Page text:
DIGITAL: About The Project · Runaway Connecticut

New digital project on runaway slave ads in Connecticut. The database was designed by the students in COL370 / HIST211 as part of their final projext for Digital History (Spring 2014). Taught at Wesleyan College by Joseph Yannielli.

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DIGITAL: Scuffalong – North Carolina Free People of Color

Apsilla (or Apsaline) “Appie” Ward Hagans | as shown on Scuffalong
Apsilla (or Apsaline) “Appie” Ward Hagans | as shown on Scuffalong | More here:

Lisa Y. Henderson is a researcher — and descendant — of North Carolina’s free people of color. She runs a genealogy blog at which features archival material on her work in history and genealogy:

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DIGITAL: Runaway Slaves in Britain


Runaway Slaves in Britain is led by Simon P. Newman, Stephen Mullen, and Nelson Mundell:

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DIGITAL: Rankin Maps the Spread of Slavery in United States


A digital project by Bill Rankin visualizes the spread of slavery in the United States in maps. Rankin uses dots, black space (to render county/state lines nearly invisible), and color gradations to mark the changing population of slave and free:

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PODCAST: Brown on “Designing Histories of Slavery for the Database Age”

Vincent Brown interviewed by MIT Comparative Media Studies/Writing on doing histories of slavery and digital history:

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DIGITAL/NEWS: Slave Trade Database to Expand, Update Website | The Emory Wheel

The Trans-Atlantic Slave Trade Database, an online database providing information about slaves and slave trading voyages, will soon expand to include information about intra-American slave trade as well as have a new accessibility. The online database is supervised by two Emory faculty members in partnership with international scholars. The project investigators — David Eltis, Robert…

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DIGITAL: “Lost Friends” Database: Former Slaves Searching for Kin

Diaspora Hypertext, the Blog (Archived)

Two dollars in 1880 bought a yearlong subscription to the Southwestern Christian Advocate, a newspaper published in New Orleans by the Methodist Book Concern and distributed to nearly five hundred preachers, eight hundred post offices, and more than four thousand subscribers in Texas, Louisiana, Mississippi, Tennessee, and Arkansas. The “Lost Friends” column, which ran from the paper’s 1877 inception well into the first decade of the twentieth century, featured messages from individuals searching for loved ones lost in slavery.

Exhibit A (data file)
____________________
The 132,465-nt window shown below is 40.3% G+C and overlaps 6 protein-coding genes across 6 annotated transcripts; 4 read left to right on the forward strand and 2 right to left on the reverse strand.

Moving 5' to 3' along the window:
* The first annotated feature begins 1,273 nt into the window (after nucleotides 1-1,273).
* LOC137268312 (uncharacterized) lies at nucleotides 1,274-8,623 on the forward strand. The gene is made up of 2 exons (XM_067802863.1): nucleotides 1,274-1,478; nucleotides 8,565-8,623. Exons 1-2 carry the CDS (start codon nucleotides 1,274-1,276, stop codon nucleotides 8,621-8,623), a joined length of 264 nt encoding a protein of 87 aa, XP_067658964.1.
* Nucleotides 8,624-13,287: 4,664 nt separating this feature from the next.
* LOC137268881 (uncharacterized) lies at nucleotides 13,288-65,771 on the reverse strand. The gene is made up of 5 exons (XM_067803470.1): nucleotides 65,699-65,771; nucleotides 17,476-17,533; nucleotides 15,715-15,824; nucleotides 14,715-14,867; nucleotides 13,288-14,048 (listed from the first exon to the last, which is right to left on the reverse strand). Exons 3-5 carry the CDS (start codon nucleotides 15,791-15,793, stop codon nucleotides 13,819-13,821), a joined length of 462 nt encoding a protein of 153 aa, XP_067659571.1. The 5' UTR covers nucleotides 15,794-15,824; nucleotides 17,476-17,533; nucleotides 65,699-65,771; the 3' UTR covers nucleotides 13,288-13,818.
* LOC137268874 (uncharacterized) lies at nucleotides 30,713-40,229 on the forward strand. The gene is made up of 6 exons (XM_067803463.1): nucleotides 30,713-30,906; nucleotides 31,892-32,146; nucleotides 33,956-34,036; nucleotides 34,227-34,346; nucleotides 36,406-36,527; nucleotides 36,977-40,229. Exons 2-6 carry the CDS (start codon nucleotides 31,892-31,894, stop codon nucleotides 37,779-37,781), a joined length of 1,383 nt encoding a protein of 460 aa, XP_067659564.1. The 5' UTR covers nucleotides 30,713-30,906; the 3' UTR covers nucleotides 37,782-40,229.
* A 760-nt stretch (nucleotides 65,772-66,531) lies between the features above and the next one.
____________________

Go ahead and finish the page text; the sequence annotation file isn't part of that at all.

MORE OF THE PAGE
This searchable database provides access to more than 330 advertisements that appeared in the Southwestern Christian Advocate between November 1879 and December 1880. Digital reproductions of the Lost Friends ads are courtesy of Hill Memorial Library, Louisiana State University Libraries.

Explore the database: Lost Friends Exhibition – The Historic New Orleans Collection.

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SOURCE: Controversial Literature in The American Slavery Collection, 1820-1922: From the American Antiquarian Society | Readex

“The September release of The American Slavery Collection, 1820-1922, contains many documents categorized as “controversial literature.” This bibliographical term describes works that argue against or express opposition to individual religious and monastic orders, individual religions, individual Christian denominations, and sacred works. Unsurprisingly, much of the controversy in the following documents surrounds Biblical interpretations of the institution of slavery…”

Controversial Literature in The American Slavery Collection, 1820-1922: From the American Antiquarian Society | Readex.

DIGITAL: Banjology

Banjology Header FTD

From the website:

This website is a work-in-progress by Laurent Dubois, David Garner, and Mary Caton Lingold of Duke University. Our goal is to showcase our research on the history of the banjo in the Afro-Atlantic world, including historical documents, visual materials, material objects, and musical transcription and analysis. We focus particularly on Haiti and Louisiana, but also provide information from other areas along with the transcriptions of a wide range of banjo music.

Writing the history of the banjo, especially of its early formation as an instrument, poses important challenges. We have to return to the period of the 17th through the early 19th century, and to work from fragments to reconstruct what we can about the construction, sound, and social and cultural meaning of the instrument.

In recent years there has been a proliferation of excellent research on the early history of the banjo. For a detailed investigation of some of the West African instruments that inspired the construction of the New World banjo, and an interpretations of the early history of the banjo, you can visit Shlomo Pescoe’s three excellent Facebook pages: Banjo Roots, Banjo Roots: West Africa, and Banjo Roots: World Banjo

Read the rest. The site breaks banjology into five parts:

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